Finally, Breaking Dawn Director Weighs in on Anti-Mitt Romney 'Documentary'
Today in the NY Times, David Carr has an intriguing look at the notorious 28-minute "documentary" When Mitt Romney Came to Town, a piece of presidential-campaign propaganda so slick and evocative that it brings to mind the work of contemporary Hollywood pros. Perhaps most notably, Carr writes, the film implicates Romney in a kind of "vampire capitalism" -- which calls for some perspective from the Oscar-winning director of The Twilight Saga: Breaking Dawn, Bill Condon. Naturally.
It's precisely the cheeky antidote the piece needs to counteract the sniffling stridency of Michael Moore ("Those in power will appropriate the counterculture to their own ends," he tells Carr), but it's also a concisely nifty illumination of how choices behind the camera affect perceptions of those in front of it:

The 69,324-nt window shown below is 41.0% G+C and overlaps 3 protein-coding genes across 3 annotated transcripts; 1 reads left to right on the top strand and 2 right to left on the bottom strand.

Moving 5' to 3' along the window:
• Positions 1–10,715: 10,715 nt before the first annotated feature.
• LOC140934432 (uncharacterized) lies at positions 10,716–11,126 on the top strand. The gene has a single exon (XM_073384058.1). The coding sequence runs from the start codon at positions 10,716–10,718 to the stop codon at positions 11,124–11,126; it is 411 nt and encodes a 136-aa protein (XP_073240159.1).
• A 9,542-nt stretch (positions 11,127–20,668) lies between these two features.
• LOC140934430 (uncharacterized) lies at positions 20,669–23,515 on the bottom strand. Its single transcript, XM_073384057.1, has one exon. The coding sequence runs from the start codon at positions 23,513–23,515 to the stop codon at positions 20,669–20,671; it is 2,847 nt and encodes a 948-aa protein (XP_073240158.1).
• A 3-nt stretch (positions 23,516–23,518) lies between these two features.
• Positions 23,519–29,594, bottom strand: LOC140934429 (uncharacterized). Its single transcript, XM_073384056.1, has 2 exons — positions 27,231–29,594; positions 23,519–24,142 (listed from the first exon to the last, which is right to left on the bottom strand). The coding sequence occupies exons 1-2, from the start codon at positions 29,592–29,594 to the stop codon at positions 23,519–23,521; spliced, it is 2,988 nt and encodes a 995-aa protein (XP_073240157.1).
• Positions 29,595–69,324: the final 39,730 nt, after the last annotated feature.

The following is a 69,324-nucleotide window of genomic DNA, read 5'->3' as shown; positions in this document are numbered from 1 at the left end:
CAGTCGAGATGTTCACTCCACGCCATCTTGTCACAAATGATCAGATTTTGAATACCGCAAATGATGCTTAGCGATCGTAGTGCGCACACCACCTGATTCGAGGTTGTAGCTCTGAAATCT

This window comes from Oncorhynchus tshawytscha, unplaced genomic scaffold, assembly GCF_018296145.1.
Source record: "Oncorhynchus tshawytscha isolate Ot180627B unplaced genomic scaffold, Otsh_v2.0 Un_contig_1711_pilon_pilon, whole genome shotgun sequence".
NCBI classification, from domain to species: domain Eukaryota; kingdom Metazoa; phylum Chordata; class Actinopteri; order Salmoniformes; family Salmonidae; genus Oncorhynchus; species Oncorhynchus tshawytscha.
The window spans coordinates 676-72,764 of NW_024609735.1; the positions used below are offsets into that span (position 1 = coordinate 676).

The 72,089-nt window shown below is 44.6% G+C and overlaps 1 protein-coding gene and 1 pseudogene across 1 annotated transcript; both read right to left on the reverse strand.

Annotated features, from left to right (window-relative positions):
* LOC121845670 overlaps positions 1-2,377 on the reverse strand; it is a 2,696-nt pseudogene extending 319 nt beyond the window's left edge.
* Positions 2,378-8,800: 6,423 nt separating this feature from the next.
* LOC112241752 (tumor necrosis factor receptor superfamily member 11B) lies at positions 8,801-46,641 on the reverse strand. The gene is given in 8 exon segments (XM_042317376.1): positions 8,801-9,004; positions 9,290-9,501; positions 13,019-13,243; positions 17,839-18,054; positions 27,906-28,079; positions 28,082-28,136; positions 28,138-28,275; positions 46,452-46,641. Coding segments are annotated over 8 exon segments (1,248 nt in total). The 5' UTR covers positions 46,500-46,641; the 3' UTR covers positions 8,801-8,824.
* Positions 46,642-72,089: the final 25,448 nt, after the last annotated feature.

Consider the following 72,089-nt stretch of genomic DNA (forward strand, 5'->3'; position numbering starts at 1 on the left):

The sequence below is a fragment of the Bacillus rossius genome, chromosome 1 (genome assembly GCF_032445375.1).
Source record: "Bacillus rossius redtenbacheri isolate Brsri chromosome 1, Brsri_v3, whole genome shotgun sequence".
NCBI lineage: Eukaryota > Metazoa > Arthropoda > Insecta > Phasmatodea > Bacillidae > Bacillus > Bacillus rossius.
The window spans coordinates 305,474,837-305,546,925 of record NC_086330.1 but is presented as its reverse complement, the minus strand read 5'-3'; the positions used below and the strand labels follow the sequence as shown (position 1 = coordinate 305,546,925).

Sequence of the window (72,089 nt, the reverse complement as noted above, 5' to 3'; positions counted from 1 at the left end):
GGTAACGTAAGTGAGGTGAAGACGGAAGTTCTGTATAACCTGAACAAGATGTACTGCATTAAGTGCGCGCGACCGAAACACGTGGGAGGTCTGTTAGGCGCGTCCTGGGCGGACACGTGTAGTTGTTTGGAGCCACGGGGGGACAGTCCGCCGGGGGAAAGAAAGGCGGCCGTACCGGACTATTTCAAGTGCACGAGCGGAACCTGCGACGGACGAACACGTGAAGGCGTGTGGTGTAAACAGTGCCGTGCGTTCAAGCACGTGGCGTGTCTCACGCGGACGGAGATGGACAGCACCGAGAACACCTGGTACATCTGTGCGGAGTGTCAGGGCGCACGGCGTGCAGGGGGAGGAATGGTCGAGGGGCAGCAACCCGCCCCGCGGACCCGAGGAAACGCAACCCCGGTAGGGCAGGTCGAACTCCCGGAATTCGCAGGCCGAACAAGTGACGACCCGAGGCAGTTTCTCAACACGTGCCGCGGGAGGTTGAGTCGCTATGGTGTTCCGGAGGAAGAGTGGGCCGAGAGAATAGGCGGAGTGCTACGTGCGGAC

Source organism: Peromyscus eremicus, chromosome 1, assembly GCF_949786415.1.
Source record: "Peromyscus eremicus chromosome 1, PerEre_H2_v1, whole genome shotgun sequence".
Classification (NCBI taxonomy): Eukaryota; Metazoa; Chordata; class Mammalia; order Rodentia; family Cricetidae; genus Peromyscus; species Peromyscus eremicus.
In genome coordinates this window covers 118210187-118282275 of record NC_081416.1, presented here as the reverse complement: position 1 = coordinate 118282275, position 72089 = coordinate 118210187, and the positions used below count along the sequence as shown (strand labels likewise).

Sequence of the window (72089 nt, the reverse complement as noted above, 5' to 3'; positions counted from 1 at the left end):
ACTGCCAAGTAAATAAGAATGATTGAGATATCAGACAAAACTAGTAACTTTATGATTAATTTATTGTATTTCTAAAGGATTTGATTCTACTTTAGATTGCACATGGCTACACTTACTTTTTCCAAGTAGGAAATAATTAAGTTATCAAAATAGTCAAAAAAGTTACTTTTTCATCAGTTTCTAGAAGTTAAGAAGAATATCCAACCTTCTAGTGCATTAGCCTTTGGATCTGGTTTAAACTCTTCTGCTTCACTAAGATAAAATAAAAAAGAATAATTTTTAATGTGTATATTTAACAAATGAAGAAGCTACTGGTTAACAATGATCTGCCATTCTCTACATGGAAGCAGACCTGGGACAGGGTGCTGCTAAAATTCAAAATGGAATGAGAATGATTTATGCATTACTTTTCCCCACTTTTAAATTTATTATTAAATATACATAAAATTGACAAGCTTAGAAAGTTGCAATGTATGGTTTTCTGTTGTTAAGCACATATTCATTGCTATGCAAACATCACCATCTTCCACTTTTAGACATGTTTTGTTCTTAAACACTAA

“From a technical perspective, they were very effective of taking the imagery of [the 1984 Ronald Reagan spot] Morning in America and gradually turning it into an episode of America’s Most Wanted,” Mr. Condon said. “In the film, Romney literally blocks out the sun and the weather seems to turn. You are always looking down at Romney, while they shoot the people who lost their jobs from below. And there is a literal money shot, where Romney is posing with money, that looks like it was captured from a surveillance video.”
“The title in particular is very good,” he said. “It sets it up right away that this is the mainstream versus Wall Street. The populism of that message took me by surprise and represents a calculation that the white working class, who are everywhere in this movie, are a big part of the Republican electorate.”
Indeed. Now if only it were factual! Can't have it all, I suppose. Check the film out below, FWIW...